There are some events not in the regulations that could allow an individual to make a mid-year election change, such as a mistake by the employer or employee, or needing to change elections in order to pass nondiscrimination tests. To make a change due to a mistake, there must be clear and convincing evidence that the mistake has been made. For instance, an individual might accidentally sign up for family coverage when they are single with no children, or an employer might withhold $100 dollars per pay period for a flexible spending arrangement (FSA) when the individual elected to withhold $50.

Plans are permitted to make automatic payroll election increases or decreases for insignificant amounts in the middle of the plan year, so long as automatic election language is in the plan documents. An “insignificant” amount is considered one percent or less.

Plans should consider which change in status events to allow, how to track change in status requests, and the time limit to impose on employees who wish to make an election.

Cafeteria plans are not required to allow employees to change their elections, but plans that do allow changes must follow IRS requirements. These requirements include consistency, plan document allowance, documentation, and timing of the election change. For complete details on each of these requirements—as well as numerous examples of change in status events, including scenarios involving employees or their spouses or dependents entering into domestic partnerships, ending periods of incarceration, losing or gaining TRICARE coverage, and cost changes to an employer health plan—request UBA’s ACA Advisor, “Cafeteria Plans: Qualifying Events and Changing Employee Elections”.

By Danielle Capilla
Originally published by www.ubabenefits.com

Employers I’ve talked to all have the same goal: to help employees build a sound retirement plan to achieve financial success and security. The main components to protect an employee’s financial future are managing a nest egg, growing investments, and safeguarding against uncertainty.

The Missing Component

As an employer, you may be missing a key component in safeguarding against uncertainty – the need for long-term care. Seventy-five percent of people over the age of 65 will need some form of long-term care in their lifetime1, however, far fewer are financially prepared to handle that need. With nursing home costs averaging $84,000 per year2, it’s not surprising that many Americans are having to spend down their retirement savings to pay for care. Long-term care is custodial care received in an assisted living facility, nursing home, or your own home should you need assistance with activities of daily living or suffer from a severe cognitive impairment.

Long Term Care Insurance

Savvy employers are helping fill the uncertainty gap by introducing long-term care insurance to employees. Employers can offer long-term care insurance plans with reduced underwriting and group pricing that employees wouldn’t be able to get as an individual. Better pricing and easier approval make the product accessible to employees that couldn’t normally qualify for coverage.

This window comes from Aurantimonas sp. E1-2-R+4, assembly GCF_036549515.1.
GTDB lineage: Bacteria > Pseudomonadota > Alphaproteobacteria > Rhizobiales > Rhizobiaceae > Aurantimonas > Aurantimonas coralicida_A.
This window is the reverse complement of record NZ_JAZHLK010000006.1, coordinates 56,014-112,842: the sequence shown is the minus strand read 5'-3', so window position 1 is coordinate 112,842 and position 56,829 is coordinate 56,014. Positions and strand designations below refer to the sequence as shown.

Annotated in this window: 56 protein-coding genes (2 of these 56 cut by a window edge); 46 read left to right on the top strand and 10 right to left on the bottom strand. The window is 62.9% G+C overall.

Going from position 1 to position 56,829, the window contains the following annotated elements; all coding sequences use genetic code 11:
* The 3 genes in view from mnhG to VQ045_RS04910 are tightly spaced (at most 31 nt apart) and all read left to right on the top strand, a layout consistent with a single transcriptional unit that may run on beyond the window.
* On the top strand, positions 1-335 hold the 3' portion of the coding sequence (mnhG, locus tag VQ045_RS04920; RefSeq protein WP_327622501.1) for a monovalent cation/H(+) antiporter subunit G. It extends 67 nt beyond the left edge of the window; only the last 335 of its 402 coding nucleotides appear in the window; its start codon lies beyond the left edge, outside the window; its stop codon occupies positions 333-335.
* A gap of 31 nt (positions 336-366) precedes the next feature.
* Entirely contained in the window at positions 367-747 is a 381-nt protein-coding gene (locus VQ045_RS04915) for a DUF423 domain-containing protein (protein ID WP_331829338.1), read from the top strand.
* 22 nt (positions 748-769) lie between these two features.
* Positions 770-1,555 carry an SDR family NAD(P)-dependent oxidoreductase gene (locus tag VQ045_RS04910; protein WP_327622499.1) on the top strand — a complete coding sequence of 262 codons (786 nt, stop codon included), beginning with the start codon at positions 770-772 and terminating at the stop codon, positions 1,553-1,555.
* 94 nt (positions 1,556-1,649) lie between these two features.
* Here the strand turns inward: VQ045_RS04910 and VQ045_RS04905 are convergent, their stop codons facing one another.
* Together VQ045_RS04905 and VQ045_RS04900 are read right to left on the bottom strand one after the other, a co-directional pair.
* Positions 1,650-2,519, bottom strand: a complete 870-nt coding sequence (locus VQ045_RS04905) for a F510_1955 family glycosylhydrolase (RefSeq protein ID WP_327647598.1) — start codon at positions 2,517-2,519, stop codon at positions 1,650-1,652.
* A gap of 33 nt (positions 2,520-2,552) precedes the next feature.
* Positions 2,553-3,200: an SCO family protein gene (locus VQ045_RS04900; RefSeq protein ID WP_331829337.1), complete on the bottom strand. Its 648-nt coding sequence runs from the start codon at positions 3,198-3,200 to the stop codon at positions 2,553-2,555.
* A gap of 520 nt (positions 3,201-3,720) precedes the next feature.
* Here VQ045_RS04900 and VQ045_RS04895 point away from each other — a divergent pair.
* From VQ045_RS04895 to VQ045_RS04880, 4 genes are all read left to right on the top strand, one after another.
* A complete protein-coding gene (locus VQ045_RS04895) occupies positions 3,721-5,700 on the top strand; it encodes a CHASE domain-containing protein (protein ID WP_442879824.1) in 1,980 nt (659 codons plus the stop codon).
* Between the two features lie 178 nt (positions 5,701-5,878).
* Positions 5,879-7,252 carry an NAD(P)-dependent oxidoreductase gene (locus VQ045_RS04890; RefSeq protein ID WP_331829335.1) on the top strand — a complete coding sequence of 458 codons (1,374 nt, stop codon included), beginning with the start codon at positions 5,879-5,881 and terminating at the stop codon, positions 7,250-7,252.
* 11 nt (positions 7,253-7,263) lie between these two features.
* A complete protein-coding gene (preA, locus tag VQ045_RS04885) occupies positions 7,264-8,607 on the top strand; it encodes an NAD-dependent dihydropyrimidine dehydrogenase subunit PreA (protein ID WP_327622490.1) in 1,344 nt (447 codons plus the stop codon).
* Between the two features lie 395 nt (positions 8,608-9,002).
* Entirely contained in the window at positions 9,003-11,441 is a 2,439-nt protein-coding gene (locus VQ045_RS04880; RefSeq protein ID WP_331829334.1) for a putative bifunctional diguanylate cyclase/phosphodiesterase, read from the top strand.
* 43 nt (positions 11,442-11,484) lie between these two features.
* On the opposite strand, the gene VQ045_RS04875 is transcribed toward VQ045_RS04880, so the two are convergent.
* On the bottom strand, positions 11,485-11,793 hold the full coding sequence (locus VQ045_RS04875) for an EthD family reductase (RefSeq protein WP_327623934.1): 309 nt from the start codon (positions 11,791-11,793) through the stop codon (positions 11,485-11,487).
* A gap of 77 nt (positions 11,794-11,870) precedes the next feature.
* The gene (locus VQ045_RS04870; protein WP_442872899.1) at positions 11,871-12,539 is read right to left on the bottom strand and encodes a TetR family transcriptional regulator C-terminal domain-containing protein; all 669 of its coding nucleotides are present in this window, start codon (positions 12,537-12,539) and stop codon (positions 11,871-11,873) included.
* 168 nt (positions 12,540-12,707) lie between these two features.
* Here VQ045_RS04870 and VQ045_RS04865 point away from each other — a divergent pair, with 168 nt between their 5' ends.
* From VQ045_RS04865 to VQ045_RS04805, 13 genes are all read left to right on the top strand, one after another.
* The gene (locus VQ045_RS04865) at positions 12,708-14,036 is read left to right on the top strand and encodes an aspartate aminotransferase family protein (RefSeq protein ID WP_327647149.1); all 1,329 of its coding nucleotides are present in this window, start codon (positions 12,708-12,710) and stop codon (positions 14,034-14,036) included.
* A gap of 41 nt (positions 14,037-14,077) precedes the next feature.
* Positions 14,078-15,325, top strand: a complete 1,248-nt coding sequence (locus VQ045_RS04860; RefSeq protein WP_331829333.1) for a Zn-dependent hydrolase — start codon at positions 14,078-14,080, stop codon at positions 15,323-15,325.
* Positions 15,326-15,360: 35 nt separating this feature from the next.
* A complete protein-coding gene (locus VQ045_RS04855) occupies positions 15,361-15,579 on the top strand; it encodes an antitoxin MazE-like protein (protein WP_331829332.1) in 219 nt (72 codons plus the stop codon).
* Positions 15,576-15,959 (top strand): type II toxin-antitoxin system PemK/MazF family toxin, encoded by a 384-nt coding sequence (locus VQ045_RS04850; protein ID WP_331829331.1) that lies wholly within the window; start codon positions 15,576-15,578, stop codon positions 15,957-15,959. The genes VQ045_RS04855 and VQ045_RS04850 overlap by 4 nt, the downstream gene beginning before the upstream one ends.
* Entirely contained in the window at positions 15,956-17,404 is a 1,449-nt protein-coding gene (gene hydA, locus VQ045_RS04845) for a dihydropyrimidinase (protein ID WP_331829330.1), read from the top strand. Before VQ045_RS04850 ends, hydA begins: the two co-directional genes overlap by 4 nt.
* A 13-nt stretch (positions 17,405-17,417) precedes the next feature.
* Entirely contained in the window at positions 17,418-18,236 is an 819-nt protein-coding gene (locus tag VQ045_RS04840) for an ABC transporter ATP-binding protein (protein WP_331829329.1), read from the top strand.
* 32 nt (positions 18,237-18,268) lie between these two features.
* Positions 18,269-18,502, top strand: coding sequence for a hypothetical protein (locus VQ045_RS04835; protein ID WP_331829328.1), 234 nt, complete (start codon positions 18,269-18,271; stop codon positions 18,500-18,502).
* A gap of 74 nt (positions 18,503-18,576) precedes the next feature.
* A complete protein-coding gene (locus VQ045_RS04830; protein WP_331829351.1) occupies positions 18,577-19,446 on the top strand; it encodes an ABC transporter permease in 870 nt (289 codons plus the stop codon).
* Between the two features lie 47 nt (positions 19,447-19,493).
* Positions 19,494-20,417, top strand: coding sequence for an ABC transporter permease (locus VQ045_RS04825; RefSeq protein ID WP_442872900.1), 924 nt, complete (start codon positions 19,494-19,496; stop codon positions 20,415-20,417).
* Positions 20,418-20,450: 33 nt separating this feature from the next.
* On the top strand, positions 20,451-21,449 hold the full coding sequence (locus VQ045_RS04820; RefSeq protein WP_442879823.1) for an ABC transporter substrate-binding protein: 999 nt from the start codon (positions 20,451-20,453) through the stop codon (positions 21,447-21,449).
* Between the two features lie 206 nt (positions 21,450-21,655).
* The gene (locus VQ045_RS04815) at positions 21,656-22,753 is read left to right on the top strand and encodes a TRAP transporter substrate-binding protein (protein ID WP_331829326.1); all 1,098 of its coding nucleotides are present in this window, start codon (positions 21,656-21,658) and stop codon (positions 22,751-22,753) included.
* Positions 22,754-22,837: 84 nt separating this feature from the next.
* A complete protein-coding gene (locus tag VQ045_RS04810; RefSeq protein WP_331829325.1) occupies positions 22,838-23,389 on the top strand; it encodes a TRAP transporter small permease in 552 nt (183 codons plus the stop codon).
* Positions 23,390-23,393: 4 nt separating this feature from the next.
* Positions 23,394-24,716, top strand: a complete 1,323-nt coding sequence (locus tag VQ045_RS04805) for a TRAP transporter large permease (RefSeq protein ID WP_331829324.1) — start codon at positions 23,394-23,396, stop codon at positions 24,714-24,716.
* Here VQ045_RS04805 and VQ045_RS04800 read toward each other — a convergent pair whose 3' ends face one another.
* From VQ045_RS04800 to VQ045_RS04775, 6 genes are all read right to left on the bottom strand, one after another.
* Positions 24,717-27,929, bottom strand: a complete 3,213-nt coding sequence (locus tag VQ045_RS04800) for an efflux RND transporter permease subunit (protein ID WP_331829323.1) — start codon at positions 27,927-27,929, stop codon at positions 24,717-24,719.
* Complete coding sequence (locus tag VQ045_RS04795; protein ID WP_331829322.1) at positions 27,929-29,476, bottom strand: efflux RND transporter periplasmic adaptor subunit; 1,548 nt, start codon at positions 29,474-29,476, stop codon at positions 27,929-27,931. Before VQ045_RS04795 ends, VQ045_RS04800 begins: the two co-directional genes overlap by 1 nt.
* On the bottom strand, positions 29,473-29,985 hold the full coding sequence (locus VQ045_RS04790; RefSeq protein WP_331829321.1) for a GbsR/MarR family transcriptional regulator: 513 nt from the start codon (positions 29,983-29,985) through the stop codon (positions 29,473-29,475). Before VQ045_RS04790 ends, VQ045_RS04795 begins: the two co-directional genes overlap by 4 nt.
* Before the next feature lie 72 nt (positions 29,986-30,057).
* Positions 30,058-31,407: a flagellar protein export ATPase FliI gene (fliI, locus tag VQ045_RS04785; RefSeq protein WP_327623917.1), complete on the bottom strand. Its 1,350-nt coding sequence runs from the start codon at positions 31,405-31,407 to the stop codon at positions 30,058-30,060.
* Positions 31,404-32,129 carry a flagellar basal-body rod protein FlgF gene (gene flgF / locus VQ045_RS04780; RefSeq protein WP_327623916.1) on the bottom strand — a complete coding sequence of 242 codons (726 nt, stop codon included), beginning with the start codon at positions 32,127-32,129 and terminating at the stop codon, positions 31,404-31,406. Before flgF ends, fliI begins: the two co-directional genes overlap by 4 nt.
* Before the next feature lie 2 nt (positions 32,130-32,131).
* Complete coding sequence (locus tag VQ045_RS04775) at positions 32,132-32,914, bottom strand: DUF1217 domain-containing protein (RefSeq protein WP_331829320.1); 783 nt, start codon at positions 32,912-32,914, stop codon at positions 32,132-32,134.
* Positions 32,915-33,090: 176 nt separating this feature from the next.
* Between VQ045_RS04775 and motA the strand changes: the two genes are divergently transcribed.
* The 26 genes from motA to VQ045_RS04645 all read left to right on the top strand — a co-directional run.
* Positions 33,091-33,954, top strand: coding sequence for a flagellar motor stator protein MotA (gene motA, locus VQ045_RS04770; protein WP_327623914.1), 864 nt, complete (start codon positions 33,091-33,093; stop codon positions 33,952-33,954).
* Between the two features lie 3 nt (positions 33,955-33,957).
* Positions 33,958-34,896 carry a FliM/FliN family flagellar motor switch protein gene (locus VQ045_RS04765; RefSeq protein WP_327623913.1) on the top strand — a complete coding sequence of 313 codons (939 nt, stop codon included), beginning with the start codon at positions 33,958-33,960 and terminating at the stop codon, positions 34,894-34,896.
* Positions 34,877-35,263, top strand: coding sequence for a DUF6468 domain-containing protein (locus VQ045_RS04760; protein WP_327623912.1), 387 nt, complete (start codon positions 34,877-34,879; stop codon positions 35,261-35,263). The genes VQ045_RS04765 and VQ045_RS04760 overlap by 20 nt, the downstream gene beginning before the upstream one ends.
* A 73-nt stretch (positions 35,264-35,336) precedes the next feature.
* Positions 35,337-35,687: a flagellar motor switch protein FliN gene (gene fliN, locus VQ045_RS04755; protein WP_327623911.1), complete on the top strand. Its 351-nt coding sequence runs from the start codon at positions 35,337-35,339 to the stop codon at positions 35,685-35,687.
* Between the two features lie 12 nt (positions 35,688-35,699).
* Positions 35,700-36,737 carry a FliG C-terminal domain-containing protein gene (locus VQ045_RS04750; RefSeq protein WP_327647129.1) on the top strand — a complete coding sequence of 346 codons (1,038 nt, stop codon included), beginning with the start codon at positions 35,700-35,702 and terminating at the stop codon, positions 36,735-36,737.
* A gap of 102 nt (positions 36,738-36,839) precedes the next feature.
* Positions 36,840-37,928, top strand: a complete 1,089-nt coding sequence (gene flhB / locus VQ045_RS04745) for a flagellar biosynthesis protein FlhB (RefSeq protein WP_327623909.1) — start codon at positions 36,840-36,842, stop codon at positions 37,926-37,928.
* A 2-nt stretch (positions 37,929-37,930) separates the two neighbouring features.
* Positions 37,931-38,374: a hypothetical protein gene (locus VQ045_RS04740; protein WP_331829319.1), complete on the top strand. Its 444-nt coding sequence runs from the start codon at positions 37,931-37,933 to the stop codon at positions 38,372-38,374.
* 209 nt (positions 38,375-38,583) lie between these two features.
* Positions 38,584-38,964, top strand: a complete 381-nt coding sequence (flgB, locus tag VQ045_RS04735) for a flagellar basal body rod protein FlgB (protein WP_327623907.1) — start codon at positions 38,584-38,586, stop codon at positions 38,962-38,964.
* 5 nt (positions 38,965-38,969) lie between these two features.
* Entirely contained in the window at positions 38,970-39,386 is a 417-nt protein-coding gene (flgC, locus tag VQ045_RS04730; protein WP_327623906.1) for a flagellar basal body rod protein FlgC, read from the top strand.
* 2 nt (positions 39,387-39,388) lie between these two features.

Long-term care education is key to helping employees protect their retirement savings. Without your help, employees can fall victim to widely held misconceptions. They may think:

  • Other benefits will cover them
  • The government will pay for their care
  • This is only for old people

The truth is that long-term care insurance is the only benefit that covers this type of custodial care, and government options (Medicaid) are only available to people with low income and limited resources.

Shield and Supplement the 401(k)

Do you already contribute to your employees’ 401(k) plan? If so, you can spend the same amount of employer dollars, but provide richer benefits by pairing a 401(k) with long-term care insurance. By taking a small amount of contributions from the 401(k) plan and directing those toward your long-term care insurance premium, the resulting benefit can provide more than $200,000 of long-term care coverage and only slightly adjust the total 401(k) plan value.

Unlike other benefits, where providers may change from year to year, the majority of long-term care insurance purchasers will hold on to their original plan for life, and 99 percent of employees who have the coverage keep it when they move to their next employer, or into retirement. You can think of it as a “legacy benefit” that employees maintain for life to protect their retirement savings.

By Megan Fromm
Originally published by www.ubabenefits.com

 

I just want to let you know that YOU ARE AWESOME. You’re always on top of things and answer questions promptly and in detail. I love working with you."

- Office Operations Administrator, IT Consulting Firm

Categories